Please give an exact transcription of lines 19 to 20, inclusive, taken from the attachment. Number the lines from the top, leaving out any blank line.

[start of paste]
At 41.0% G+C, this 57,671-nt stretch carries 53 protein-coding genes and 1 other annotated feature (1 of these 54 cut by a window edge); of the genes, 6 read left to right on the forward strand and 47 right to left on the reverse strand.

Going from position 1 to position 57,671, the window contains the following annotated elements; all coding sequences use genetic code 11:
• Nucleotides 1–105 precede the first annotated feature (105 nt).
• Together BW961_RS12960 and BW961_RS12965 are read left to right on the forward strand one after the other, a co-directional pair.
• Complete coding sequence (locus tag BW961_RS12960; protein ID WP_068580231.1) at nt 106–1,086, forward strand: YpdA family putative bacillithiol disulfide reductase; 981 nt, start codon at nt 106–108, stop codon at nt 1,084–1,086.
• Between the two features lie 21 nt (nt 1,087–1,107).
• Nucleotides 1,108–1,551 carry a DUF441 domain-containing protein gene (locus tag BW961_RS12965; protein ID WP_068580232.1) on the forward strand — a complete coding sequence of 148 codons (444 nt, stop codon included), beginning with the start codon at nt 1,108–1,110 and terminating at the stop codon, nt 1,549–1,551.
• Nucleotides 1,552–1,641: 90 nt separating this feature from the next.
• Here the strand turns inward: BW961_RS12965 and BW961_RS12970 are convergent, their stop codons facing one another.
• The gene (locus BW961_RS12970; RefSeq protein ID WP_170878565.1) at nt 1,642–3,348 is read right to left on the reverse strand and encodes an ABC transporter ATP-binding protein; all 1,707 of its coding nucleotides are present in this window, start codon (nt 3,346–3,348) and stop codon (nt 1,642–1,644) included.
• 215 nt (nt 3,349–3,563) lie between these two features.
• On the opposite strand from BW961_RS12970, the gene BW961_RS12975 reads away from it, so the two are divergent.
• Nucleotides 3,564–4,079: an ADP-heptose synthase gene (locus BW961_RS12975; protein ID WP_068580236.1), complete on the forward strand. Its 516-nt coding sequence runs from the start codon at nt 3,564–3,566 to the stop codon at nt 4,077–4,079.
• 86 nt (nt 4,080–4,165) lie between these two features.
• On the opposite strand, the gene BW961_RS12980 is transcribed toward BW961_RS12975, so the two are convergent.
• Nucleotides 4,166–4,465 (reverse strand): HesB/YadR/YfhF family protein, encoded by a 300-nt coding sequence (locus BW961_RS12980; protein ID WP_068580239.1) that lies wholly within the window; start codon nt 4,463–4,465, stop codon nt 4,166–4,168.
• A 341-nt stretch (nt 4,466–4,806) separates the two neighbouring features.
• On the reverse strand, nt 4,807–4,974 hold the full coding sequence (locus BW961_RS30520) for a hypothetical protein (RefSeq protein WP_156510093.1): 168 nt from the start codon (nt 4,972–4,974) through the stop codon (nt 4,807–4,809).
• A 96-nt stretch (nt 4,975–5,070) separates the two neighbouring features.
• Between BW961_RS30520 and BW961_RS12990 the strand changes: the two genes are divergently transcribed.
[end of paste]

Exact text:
• A 96-nt stretch (nt 4,975–5,070) separates the two neighbouring features.
• Between BW961_RS30520 and BW961_RS12990 the strand changes: the two genes are divergently transcribed.